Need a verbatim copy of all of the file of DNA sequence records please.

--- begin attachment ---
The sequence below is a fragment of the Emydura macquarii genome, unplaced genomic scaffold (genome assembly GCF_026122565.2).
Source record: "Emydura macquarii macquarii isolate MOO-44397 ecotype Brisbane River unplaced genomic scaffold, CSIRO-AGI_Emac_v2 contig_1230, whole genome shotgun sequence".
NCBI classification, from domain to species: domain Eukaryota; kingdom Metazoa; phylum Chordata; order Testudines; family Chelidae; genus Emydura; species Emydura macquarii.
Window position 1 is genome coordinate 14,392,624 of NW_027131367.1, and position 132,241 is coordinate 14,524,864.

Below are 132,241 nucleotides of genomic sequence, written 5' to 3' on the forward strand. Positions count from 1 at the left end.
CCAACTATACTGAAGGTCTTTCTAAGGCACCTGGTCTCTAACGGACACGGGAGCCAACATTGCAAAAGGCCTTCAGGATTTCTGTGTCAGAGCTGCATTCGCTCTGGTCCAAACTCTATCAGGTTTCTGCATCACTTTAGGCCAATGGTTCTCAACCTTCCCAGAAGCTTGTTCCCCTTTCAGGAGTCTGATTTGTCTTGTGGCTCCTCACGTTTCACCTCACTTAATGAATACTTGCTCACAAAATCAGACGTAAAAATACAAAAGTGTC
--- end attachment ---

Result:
The sequence below is a fragment of the Emydura macquarii genome, unplaced genomic scaffold (genome assembly GCF_026122565.2).
Source record: "Emydura macquarii macquarii isolate MOO-44397 ecotype Brisbane River unplaced genomic scaffold, CSIRO-AGI_Emac_v2 contig_1230, whole genome shotgun sequence".
NCBI classification, from domain to species: domain Eukaryota; kingdom Metazoa; phylum Chordata; order Testudines; family Chelidae; genus Emydura; species Emydura macquarii.
Window position 1 is genome coordinate 14,392,624 of NW_027131367.1, and position 132,241 is coordinate 14,524,864.

Below are 132,241 nucleotides of genomic sequence, written 5' to 3' on the forward strand. Positions count from 1 at the left end.
CCAACTATACTGAAGGTCTTTCTAAGGCACCTGGTCTCTAACGGACACGGGAGCCAACATTGCAAAAGGCCTTCAGGATTTCTGTGTCAGAGCTGCATTCGCTCTGGTCCAAACTCTATCAGGTTTCTGCATCACTTTAGGCCAATGGTTCTCAACCTTCCCAGAAGCTTGTTCCCCTTTCAGGAGTCTGATTTGTCTTGTGGCTCCTCACGTTTCACCTCACTTAATGAATACTTGCTCACAAAATCAGACGTAAAAATACAAAAGTGTC